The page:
I am learning representation theory from Serre's book by myself. Currently I am reading about induced representations, but I don't understand the importance. The concept looks strange and the definition appears quite complicated compared to the topics discussed before it. Can someone briefly exposit its importance?
$\begingroup$ Frobenius reciprocity, Hecke algebras. $\endgroup$– anonJun 19, 2013 at 6:17
1$\begingroup$ @anon :Are there any simpler applications of this concept? $\endgroup$– Hajime_SaitoJun 19, 2013 at 6:26
You may think of it like this, maybe it helps a bit. If you've got a representation for a larger group$~G$, you can always restrict to a subgroup$~H$ to get a representation of the latter. In particular you can restrict all irreducibeles for$~G$ to$~H$, and see what they do there; some may remain irreducible, some may decompose after restriction. But if you already know things about the subgroup$~H$ (for instance you may have classified its irreducibles), and which to find out things about$~G$, all this does not help much. You need a way to go in the other direction, take a representation of$~H$ and build one of$~G$ out of it. Since $G$ is more complicated than$~H$, it is too naive to assume that you can always extend a given $H$-representation to a $G$-representation by just defining the action of the new elements (in other words view your old representation as the restriction of a newly defined one); you may need to increase the dimension in order to extend the action. Induction does precisely this in a way that only uses the old representation and the group structure of $H$ within $G$ as ingredients; no choices are required. It is not the inverse operation of restriction, but it they are "adjoint" in a sense made precise by the Frobenius reciprocity (for instance the irreducibles $\rho$ of $G$ that show up when decomposing and induced irreducible $H$-representation $\sigma$ are precisely those for which $\sigma$ shows up in the decomposition of the restriction to$~H$ of$~\rho$; in fact the multiplicities of occurrence will be identical).
To see the use of induced representations, you might want to study easy examples, such as the (complex) representations of the dihedral group, using the easily described structure of the representations of its subgroup of rotations (as the subgroup is commutative, its irreducible representations are all of dimension$~1$). In general induction from relatively "easy" (but not too small) subgroups is often an important tool in studying representations of a given group.
An analogy is change of base fields for vector spaces. Every complex vector space can be seen as a real vector space by restriction (forget the multiplication by$~\mathbf i$), but not every real vector space can be so obtained (the dimension has to be even). However every real vector space can be complexified to a complex vector space, making its complex dimension equal to the original real dimension (and the real dimension has doubled). This is what implicitly goes on behind the scenes when they tell you to interpret a real square matrix as a complex one for the purpose of finding eigenvalues (the corresponding eigenspaces have no direct meaning for the original real space, since they live in its complexification). In this analogy, induction of representations corresponds to complexification.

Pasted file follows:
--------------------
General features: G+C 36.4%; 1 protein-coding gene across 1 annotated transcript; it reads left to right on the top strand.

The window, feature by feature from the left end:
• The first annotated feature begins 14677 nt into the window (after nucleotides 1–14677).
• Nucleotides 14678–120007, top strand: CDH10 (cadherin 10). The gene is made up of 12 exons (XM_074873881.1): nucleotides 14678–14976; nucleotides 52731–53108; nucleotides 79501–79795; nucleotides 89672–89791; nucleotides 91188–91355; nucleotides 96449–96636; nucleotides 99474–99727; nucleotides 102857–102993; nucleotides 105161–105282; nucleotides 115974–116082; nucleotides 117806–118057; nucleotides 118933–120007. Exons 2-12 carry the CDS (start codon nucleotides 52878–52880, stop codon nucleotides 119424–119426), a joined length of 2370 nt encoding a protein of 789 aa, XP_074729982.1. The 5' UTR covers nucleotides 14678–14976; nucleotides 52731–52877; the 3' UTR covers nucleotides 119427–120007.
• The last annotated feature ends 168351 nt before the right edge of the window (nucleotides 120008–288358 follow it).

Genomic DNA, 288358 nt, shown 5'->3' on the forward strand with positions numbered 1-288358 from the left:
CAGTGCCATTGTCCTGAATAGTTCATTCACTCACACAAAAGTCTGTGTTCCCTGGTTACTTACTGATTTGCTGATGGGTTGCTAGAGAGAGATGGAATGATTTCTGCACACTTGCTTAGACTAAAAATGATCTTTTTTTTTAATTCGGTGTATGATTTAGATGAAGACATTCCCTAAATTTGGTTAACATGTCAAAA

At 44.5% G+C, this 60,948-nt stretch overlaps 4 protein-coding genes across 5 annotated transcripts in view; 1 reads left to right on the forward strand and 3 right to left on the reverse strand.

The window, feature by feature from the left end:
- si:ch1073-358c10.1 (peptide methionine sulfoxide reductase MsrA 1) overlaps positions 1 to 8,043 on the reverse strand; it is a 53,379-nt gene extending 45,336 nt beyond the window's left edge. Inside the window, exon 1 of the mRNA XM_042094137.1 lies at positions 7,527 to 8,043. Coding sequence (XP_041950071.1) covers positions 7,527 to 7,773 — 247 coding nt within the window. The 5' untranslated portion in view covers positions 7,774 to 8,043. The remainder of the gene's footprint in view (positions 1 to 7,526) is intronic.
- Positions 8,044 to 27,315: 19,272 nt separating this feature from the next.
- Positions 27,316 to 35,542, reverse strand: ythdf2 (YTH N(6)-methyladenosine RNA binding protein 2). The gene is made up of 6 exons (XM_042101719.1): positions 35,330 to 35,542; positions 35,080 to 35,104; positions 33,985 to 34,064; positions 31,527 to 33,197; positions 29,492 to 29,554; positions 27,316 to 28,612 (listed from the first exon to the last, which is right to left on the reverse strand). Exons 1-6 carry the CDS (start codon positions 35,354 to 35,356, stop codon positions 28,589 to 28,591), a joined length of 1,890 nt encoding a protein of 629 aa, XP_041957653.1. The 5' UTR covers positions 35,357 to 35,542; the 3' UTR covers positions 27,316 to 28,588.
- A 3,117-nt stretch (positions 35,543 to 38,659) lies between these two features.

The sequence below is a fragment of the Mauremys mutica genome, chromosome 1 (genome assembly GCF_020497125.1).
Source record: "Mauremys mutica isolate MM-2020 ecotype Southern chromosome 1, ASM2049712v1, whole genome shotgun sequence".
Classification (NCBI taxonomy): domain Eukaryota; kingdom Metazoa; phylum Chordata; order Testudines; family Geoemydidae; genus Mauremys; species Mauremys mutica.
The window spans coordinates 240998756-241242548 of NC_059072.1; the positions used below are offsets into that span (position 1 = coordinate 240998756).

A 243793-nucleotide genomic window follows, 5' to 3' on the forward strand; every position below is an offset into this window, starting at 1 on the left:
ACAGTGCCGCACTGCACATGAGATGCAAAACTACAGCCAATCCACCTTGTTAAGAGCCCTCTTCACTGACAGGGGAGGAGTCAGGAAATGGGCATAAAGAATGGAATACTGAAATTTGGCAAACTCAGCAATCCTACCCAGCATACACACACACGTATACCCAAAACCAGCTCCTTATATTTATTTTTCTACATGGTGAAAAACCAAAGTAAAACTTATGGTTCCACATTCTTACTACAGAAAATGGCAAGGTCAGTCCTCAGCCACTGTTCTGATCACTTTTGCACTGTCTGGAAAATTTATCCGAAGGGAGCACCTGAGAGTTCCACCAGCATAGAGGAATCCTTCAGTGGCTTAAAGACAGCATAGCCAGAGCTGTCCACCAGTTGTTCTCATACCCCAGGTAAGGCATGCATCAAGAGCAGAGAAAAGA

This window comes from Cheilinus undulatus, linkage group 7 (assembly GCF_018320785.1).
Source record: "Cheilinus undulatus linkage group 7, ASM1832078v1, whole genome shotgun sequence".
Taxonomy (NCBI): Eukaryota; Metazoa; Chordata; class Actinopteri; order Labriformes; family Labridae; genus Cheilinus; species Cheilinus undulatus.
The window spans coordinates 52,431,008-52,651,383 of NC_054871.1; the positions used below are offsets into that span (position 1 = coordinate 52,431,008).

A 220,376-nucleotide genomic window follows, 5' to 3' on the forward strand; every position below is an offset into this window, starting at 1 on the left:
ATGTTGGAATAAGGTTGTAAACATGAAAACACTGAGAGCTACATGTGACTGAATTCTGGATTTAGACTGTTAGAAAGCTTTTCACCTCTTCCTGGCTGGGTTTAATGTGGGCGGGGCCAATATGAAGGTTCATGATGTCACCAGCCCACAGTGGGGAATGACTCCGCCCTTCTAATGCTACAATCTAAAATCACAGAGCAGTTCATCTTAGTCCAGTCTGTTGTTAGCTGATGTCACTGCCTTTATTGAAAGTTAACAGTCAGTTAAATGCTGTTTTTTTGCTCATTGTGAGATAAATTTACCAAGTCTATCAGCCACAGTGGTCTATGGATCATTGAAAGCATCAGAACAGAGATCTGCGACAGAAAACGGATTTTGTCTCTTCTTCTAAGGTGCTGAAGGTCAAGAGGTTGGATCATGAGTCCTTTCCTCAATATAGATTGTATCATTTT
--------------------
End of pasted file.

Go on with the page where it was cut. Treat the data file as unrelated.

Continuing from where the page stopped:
$\begingroup$ In the change of base fields for vectors spaces analogy, what do you mean by: "every real vector space can be complexified to a complex vector space, making its complex dimension equal to the original real dimension (and the real dimension has doubled)"? How has the real dimension doubled? I see that we have two copies of the real dimension, so maybe I'm just confused about your terminology? $\endgroup$– jjjjjjApr 14, 2018 at 17:58
1$\begingroup$ @jjjjjj If $V$ is a real vector space of dimension 3, then its complexification is a complex vector space of dimension 3. But as a real vector space (that is, after restricting scalars back to the real numbers), the complexification has dimension 6 $\endgroup$ Apr 15, 2018 at 5:04
If you want to compute the character table of a group one of the ways you search for new irreducibles is to just come up with some random representation and then use the orthogonality relations to remove the irreducible summands that you are already aware of. If what's left over is irreducible then you've found a new one. Of course, it wont always be the case that the representation you picked had exactly one irreducible summand that was unknown to you, so it's helpful to have many ways of creating representations that way the odds are higher that that will happen with something you can create.
Inducing is one of the standard go-to's for creating new representations.
There are of course many other reasons, this is only one example, but calculating character tables is a pretty standard thing to teach in a first course about representations so hopefully this example will be relevant to you.